Jakarta to Install Hundreds of Cameras After Poor Safety Ranking
FILE – Indonesian police stand guard ahead of a planned protest at a major intersection in Jakarta, July 22, 2014.
Basuki Tjahaja Purnama, widely known as Ahok, said the 2,500 closed-circuit cameras would monitor citizens and assist police in detecting vulnerabilities in each sector of the city.
“If there are 2,000 people endangering the 10 million citizens [of Jakarta], I’m warning that arrests will be made,” he said. “If they endanger the officers, they’d be disabled. We’ll shoot and aim at their feet. If the shot is not accurate and instead hits the head, it won’t be our fault. We want to convince citizens in and around Jakarta that they are safe.”
He added that with poverty as a major cause of crime, the government would tackle the issue by identifying and assisting citizens with economic problems.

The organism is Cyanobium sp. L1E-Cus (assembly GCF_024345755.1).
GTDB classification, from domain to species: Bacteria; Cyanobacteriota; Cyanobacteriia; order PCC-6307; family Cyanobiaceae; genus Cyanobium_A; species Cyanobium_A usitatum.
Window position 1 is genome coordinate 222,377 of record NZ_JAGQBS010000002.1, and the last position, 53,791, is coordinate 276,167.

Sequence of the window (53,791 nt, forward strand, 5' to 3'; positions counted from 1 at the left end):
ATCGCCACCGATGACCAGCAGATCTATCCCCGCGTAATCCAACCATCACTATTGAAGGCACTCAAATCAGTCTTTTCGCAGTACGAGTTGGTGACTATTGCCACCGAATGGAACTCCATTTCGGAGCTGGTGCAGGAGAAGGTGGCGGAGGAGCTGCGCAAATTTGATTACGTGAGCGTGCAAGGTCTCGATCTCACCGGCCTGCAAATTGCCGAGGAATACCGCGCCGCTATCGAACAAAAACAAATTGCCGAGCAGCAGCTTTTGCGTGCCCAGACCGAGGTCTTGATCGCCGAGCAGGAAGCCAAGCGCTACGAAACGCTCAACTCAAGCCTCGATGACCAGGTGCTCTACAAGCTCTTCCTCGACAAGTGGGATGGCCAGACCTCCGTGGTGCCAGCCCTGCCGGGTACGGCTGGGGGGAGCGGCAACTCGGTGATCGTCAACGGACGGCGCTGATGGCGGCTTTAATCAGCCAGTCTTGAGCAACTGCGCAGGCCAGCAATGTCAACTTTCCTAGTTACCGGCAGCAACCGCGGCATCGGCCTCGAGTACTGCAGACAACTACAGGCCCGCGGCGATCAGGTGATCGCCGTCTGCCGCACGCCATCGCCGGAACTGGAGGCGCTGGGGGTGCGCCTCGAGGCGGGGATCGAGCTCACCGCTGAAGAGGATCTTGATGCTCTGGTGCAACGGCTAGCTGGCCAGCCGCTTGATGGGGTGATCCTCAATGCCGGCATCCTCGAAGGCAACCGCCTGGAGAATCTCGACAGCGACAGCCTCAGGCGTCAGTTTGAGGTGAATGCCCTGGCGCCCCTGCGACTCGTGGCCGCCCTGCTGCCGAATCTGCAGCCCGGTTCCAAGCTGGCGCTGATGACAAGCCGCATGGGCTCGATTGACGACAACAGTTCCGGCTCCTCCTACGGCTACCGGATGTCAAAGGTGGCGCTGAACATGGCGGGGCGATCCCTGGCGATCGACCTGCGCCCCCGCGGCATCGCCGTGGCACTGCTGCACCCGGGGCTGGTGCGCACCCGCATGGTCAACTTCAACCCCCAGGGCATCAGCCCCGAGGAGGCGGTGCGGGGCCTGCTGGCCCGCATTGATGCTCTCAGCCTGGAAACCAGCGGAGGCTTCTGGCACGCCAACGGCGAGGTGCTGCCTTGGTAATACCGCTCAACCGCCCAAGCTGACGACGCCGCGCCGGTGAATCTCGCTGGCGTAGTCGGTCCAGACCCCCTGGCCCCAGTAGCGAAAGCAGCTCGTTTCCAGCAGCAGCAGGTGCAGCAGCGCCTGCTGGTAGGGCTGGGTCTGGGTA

Meanwhile, the city’s chief of police, Inspector General Unggung Cahyono, said police stations would be established in every corner of the capital with well-armed personnel at the ready to combat criminals.
“What we are deploying now is police monitoring posts. These can be viewed on any of Jakarta’s streets,” he said. “There are three layers of security: the traffic unit, the security unit and a mobile brigade. The mobile brigade is armed with blanks, rubber bullets and live ammunition.”
Early this week, a 2015 Index of Safest Cities in the World by The Economist Intelligence Unit named Jakarta as the least safe large city in the world.
Tehran, Ho Chi Minh City, Johannesburg and Riyadh were also in the bottom five. Tokyo was rated the safest large city in the world, followed closely by Singapore, Osaka, Stockholm and Amsterdam.
This report was produced in collaboration with the VOA Indonesian service.
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